Income tax: to obtain a deduction under section 25-90 of the Income Tax Assessment Act 1997 for a cost in relation to a debt interest does the taxpayer have to actually derive a dividend to which section 23AJ of the Income Tax Assessment Act 1936 applies in the same income year as that in which the cost is incurred?
Please note that the PDF version is the authorised version of this ruling.There is a Compendium for this document: TD 2009/21EC .This document has changed over time. View its history.
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1. No. To obtain a deduction under section 25-90 of the Income Tax Assessment Act 1997 (ITAA 1997) it is not necessary for a taxpayer to actually derive a dividend to which section 23AJ of the Income Tax Assessment Act 1936 (ITAA 1936) applies in the same income year as that in which the cost is incurred.
2. However, there must be a sufficiently clear nexus, at the time the cost is incurred, between the relevant cost and either the production of an actual section 23AJ dividend or an expected section 23AJ dividend. Where a section 23AJ dividend has not actually been derived, a deduction under section 25-90 would be available for a relevant cost if there was a reasonable expectation, together with a more than theoretical potential, for such a dividend to be paid to the taxpayer incurring the cost, along with a sufficiently clear nexus at the time the cost is incurred between the incurring of that cost and that reasonable expectation. This is a question of fact that requires a careful consideration of all the objective circumstances of each particular case.
3. This Determination does not address the question of the amount of the deduction (if any) available under section 25-90 of the ITAA 1997: this is a question of fact to be decided by having regard to all the objective circumstances of each situation.
Date of effect
4. This Determination applies to years of income commencing both before and after its date of issue. However, this Determination will not apply to taxpayers to the extent that it conflicts with the terms of a settlement of a dispute agreed to before the date of issue of this Determination (see paragraphs 75 and 76 of Taxation Ruling TR 2006/10).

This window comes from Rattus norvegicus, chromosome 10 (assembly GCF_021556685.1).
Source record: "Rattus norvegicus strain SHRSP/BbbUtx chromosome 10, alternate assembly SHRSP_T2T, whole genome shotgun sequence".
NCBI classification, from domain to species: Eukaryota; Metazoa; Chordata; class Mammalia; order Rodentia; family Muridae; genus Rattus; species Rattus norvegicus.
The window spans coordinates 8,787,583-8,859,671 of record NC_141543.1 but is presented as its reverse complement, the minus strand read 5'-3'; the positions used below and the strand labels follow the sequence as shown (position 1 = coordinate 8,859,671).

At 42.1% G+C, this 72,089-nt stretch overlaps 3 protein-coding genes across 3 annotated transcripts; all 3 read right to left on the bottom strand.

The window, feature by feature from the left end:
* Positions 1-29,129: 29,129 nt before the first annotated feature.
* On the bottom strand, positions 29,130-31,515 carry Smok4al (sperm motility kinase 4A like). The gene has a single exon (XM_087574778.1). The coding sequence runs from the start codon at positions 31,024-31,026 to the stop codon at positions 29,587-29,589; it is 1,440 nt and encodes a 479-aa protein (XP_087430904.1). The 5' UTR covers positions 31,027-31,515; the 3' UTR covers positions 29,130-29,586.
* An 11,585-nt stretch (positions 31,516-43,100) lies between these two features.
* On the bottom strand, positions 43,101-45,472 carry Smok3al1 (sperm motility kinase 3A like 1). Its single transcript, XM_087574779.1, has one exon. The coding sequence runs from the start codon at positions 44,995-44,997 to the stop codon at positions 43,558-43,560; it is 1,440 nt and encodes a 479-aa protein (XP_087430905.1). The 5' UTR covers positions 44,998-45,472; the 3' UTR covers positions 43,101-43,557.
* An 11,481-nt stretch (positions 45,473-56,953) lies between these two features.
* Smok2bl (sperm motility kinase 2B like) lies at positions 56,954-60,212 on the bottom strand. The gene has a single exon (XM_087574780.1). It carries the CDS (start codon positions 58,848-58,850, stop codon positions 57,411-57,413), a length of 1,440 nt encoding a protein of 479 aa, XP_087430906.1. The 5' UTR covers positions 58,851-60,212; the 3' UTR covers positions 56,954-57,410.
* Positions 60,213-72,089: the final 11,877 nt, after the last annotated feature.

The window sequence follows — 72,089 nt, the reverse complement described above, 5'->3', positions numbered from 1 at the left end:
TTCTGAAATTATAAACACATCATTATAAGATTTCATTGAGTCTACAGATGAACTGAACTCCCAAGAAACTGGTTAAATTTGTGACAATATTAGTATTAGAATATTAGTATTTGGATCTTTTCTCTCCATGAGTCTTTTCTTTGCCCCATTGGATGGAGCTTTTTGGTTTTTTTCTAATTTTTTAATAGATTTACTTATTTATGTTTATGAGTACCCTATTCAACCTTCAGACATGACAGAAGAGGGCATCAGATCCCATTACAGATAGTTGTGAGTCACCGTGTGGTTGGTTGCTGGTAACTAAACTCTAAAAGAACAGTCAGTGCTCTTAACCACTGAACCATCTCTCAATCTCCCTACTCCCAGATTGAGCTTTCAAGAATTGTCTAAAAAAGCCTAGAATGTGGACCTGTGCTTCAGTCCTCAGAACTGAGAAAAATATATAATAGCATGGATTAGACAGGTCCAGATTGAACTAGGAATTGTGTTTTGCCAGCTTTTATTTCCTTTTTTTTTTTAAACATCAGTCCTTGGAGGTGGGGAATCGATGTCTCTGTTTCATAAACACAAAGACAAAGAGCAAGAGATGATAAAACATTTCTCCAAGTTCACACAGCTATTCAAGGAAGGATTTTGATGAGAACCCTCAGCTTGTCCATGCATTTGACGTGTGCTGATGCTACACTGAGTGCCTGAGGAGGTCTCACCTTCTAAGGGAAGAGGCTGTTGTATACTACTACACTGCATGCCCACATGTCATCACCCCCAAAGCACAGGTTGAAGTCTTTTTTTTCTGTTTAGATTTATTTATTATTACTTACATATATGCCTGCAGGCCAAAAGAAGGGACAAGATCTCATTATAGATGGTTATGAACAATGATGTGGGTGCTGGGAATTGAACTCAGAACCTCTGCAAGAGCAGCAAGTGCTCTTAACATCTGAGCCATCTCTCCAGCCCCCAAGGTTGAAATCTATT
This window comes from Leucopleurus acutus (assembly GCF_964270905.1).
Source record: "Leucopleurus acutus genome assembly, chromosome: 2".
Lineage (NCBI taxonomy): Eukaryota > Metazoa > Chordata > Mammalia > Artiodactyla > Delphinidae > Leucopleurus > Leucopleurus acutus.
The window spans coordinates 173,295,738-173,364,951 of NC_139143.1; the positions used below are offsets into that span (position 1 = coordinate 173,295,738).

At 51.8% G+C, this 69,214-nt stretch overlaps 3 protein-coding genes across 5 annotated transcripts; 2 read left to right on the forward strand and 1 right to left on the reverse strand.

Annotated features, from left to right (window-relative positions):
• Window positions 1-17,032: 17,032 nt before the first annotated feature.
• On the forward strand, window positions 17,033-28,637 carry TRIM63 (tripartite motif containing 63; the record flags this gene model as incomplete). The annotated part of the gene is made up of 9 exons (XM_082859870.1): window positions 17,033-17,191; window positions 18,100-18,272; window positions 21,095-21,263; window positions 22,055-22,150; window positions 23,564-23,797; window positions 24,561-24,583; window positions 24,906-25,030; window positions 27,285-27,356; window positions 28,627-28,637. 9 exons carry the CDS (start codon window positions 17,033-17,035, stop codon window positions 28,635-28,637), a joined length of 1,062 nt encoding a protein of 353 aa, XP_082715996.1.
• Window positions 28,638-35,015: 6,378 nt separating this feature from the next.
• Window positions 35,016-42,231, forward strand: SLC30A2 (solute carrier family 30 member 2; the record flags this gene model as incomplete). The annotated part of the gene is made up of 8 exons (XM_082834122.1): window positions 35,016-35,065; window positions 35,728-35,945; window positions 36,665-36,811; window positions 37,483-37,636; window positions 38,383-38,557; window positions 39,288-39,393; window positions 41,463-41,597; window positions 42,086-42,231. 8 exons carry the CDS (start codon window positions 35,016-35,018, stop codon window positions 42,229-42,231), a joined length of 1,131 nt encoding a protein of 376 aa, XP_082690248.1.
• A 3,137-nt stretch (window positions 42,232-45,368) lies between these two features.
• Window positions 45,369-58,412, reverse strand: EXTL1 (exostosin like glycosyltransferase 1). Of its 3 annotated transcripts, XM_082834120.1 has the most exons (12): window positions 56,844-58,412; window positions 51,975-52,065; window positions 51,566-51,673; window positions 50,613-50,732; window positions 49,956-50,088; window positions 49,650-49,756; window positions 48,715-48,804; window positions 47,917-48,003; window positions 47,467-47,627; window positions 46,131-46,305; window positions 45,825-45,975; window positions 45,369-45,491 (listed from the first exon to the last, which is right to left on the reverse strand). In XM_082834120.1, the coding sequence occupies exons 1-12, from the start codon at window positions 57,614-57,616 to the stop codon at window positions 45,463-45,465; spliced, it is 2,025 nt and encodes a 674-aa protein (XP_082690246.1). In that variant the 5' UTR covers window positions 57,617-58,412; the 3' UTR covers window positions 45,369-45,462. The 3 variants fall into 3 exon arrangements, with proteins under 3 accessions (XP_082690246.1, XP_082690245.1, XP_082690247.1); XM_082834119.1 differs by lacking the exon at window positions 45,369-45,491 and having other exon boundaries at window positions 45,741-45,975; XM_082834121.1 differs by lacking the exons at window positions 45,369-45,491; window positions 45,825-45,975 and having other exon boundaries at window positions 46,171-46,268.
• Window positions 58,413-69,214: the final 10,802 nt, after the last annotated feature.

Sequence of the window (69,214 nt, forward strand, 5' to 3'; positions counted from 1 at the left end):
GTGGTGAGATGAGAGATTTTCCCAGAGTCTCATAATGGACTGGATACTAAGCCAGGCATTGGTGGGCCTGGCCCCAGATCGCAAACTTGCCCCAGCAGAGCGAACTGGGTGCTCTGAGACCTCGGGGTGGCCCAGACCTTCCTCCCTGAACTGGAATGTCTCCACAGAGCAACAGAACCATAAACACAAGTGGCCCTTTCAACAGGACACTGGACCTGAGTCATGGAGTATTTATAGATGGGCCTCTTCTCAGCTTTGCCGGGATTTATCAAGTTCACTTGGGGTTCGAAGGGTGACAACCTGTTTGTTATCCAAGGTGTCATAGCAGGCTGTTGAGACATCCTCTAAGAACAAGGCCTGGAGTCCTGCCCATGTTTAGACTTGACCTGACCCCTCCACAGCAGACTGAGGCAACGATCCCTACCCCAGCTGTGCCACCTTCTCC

Commissioner of Taxation
16 December 2009
Appendix 1 - Explanation
|This Appendix is provided as information to help you understand how the Commissioner's view has been reached. It does not form part of the binding public ruling.|
An *Australian entity can deduct an amount of loss or outgoing from its assessable income for an income year if:
- the amount is incurred by the entity in deriving income from a foreign source; and
- the income is *non-assessable non-exempt income under section 23AI, 23AJ or 23AK of the Income Tax Assessment Act 1936; and
- the amount is a cost in relation to a *debt interest issued by the entity that is covered by paragraph (1)(a) of the definition of debt deduction .
6. Section 25-90 of the ITAA 1997 is a standalone deduction provision concerned with losses and outgoings that are particular types of 'costs' in relation to debt interests. The words of the provision must not be read in isolation, but in context, in the widest sense of that word. Therefore it is necessary to consider the words in the textual context of the tax law, and also in the context of the law before the provision was enacted, and to discover the mischief intended to be remedied.
7. In paragraph 25-90(a) of the ITAA 1997, the phrase 'in deriving' creates a requirement for a specific type of nexus between the 'cost' that has been incurred in relation to the debt interest and the foreign source income covered by paragraph 25-90(b) of the ITAA 1997 (for example, section 23AJ dividends). The use of the verb form 'in deriving' suggests that the nexus is concerned with identifying costs that form part of the process of income derivation, rather than being concerned with a particular occasion of actual derivation. If deductions under section 25-90 of the ITAA 1997 were intended to be limited to income years in which the relevant foreign income was actually derived, one would have expected to see a different emphasis in the wording of the provision.
8. Such a conclusion finds additional support in the overall structure and wording of the provision. For example, section 25-90 of the ITAA 1997 does not expressly require a temporal nexus between the incurring of the cost and the actual derivation of a section 23AJ dividend. Nor does it expressly state the income year in which the deduction is available. As a general rule the tax system recognises a deduction in the year in which the expense arises or is otherwise incurred. If an alternative result is intended then the legislation will generally specify the year or years in which the deduction is recognised. All this suggests that a temporal matching to the actual receipt of income is not intended.
9. Section 25-90 of the ITAA 1997 was introduced at the same time as the broader thin capitalisation regime, and was intended to operate in the context of that regime. Prior to the enactment of these provisions the tax law imposed limitations on debt deductions incurred in funding foreign subsidiaries through the general deduction rule in section 8-1 of the ITAA 1997. That provision denied deductions for costs incurred in earning exempt foreign income. There were also provisions that quarantined certain types of deductions. All of these provisions were prone to circumvention by careful tax planning. The fundamental intention of section 25-90 was that, in respect of certain categories of foreign source income, taxpayers should be able to achieve in a straight-forward manner what they could already practically achieve in a roundabout manner under the existing law.